Alan Blinder

has had some very good policy suggestions.

Like a national cash for clunkers program that would both cut gas consumption and provide an economic stimulus.

I've got this idea for a piece on what a national program aimed to create an economic stimulus through capital investment in energy conservation would look like.

You know like getting the government in to buy up 1985 Cadillacs that get 10 miles per gallon and create horrible amounts of pollution and offering a combination of a high buying price and zero interest financing with limited amounts being made in grants to replace wasteful vehicles with more fuel efficient vehicles, and contracting with Detroit to do it. WTO rules exclude government spending, so no one can bitch when the newest generation of American's fuel efficient cars comes out of American factories.

Secondly, I think that the time has long past to have a real push to do something about getting older buildings, particularly rented buildings properly insulated.

In my piece of shit apartment in downtown Lafayette, my rent was only $400 a month, but my heating was over $200 a month in the winter. And I had an electric furnace.

The windows were like sieves though, and once I weatherized them, I could literally see the wind blowing the plastic sheet up and down. The windows just didn't stop the wind at all.

Now a replacing all 5 windows would probably have only cost $1,000, and that would have paid for itself in heating cost savings in a little more than a year. But there was moral hazard, because the tenant paid for utilities, and the landlord had to install new windows.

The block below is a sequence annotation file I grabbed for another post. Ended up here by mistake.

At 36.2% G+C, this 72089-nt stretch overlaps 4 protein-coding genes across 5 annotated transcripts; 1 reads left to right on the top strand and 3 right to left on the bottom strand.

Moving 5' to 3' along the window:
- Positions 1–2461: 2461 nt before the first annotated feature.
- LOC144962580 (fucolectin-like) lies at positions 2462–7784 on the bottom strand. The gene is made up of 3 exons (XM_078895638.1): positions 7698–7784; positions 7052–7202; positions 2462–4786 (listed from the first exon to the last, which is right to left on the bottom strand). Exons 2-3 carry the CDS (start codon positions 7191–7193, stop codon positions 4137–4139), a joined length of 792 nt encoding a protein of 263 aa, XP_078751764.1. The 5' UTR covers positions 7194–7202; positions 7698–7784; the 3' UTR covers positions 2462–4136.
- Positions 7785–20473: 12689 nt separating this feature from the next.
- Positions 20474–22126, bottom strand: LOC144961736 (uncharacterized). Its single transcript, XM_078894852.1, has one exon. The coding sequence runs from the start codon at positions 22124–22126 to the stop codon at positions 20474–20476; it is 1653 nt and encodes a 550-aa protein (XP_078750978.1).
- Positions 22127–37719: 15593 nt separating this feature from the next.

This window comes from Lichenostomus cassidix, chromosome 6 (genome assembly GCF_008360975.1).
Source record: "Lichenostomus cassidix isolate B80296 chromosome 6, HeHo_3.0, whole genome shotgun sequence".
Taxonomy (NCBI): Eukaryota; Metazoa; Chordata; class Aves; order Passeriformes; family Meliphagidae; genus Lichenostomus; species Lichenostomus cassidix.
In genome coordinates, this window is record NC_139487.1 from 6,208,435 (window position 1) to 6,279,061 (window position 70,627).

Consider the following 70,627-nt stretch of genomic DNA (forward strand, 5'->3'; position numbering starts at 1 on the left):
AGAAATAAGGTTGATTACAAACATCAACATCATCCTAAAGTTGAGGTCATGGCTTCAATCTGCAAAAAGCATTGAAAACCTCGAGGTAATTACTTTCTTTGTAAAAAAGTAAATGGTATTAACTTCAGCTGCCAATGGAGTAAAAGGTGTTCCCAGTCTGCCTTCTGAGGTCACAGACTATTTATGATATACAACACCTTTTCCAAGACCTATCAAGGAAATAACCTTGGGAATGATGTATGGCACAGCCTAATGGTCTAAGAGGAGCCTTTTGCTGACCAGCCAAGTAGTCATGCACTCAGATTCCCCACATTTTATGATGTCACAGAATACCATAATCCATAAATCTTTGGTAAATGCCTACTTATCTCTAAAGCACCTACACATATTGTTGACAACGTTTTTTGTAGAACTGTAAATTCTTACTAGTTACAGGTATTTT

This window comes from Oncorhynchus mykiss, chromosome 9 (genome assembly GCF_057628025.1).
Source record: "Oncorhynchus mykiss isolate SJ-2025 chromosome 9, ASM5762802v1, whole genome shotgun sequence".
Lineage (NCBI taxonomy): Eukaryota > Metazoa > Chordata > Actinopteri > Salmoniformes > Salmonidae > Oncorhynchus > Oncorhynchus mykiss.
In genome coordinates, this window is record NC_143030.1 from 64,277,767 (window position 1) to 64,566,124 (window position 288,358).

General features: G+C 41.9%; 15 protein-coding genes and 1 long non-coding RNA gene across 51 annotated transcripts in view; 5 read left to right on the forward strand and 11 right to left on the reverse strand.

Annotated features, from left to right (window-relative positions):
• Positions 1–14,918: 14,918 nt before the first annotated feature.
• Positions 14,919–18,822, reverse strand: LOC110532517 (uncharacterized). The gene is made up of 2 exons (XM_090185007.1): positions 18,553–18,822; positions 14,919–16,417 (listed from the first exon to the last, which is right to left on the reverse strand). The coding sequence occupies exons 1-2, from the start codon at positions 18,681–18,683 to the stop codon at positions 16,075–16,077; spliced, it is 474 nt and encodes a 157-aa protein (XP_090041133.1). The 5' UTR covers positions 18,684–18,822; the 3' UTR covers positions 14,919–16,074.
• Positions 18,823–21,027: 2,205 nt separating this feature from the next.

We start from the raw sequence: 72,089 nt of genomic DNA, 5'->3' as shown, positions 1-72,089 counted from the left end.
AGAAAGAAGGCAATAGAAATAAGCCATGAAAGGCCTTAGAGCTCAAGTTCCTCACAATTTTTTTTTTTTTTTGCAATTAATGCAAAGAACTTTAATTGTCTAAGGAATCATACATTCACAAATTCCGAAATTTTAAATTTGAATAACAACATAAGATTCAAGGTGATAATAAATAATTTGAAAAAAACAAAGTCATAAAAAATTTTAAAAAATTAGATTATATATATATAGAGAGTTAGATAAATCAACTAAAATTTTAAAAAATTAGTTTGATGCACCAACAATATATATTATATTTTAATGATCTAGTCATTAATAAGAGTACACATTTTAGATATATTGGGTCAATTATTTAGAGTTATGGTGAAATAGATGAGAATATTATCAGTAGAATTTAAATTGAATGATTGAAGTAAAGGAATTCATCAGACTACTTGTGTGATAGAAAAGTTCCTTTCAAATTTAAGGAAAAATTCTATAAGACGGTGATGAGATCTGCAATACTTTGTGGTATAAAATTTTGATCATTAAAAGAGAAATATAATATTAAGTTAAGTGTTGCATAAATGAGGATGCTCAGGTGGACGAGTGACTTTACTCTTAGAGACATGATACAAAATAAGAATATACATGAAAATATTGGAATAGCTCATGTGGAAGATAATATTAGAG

Imagine the energy that could be saved if landlords were required to meet certain energy efficiency standards in order to rent. I mean get HUD on the case and require federal registration of rented properties. Germany apparently already requires this.

$1000 in savings over the course of a year would have a huge impact for people getting by on 14K or 15K a year. And they'd actually spend the money, which is the point of a stimulus package. Even matching landlord spending on a 1-1 basis would still be effective. Even better require them to report the results of testing with estimated utilities to all potential tenants. That alone would create a huge incentive for landlords to spend on energy conservation measures.

bloodsucking landlords

To date, renters rights, except in a few cities, is pretty much non-existent.

That said, a tax rebate for energy improvements in secondary property, does that exist currently or not?

I like the idea about cash for clunkers too and then seriously pressuring the big 3 to make fuel efficient cars, even if they have to license the technology from Japan.

The problem is DC is the place where great ideas go to die.

What can we do to get some of these very practical, based in deep research, policy recommendations actually adopted, turned into legislation and passed on Congress?

I know on the H-1B front, just getting a bill introduced is pulling teeth and then of course it gets 2 or 3 co-sponsors where it is sent to committee to die.

In the meantime, corporate lobbyists have no problem getting their bills passed and even onto GOP and Democratic platforms.

Seriously, the US is going down the tubes and still, while there are some brilliant thinkers out there, experts, truly good ideas...it's like Congress, Politicians seem to think it's all an exercise for the reader. The public at large knows something is wrong but I doubt has the time to really understand all of these details to demand it from Congress.

What's the answer? Ban lobbyists? Ban the money? They have been trying there for years and we are nowhere.